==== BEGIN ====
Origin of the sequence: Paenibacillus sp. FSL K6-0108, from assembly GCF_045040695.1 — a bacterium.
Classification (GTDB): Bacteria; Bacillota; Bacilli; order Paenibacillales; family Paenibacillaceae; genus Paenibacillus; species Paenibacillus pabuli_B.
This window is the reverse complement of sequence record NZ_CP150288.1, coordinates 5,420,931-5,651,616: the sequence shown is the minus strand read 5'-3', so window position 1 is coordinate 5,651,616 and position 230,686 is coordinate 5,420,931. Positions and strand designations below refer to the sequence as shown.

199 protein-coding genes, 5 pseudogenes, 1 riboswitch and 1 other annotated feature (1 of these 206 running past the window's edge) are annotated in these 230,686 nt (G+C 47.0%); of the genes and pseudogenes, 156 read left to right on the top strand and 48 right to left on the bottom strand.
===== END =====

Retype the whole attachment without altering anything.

Origin of the sequence: Paenibacillus sp. FSL K6-0108, from assembly GCF_045040695.1 — a bacterium.
Classification (GTDB): Bacteria; Bacillota; Bacilli; order Paenibacillales; family Paenibacillaceae; genus Paenibacillus; species Paenibacillus pabuli_B.
This window is the reverse complement of sequence record NZ_CP150288.1, coordinates 5,420,931-5,651,616: the sequence shown is the minus strand read 5'-3', so window position 1 is coordinate 5,651,616 and position 230,686 is coordinate 5,420,931. Positions and strand designations below refer to the sequence as shown.

199 protein-coding genes, 5 pseudogenes, 1 riboswitch and 1 other annotated feature (1 of these 206 running past the window's edge) are annotated in these 230,686 nt (G+C 47.0%); of the genes and pseudogenes, 156 read left to right on the top strand and 48 right to left on the bottom strand.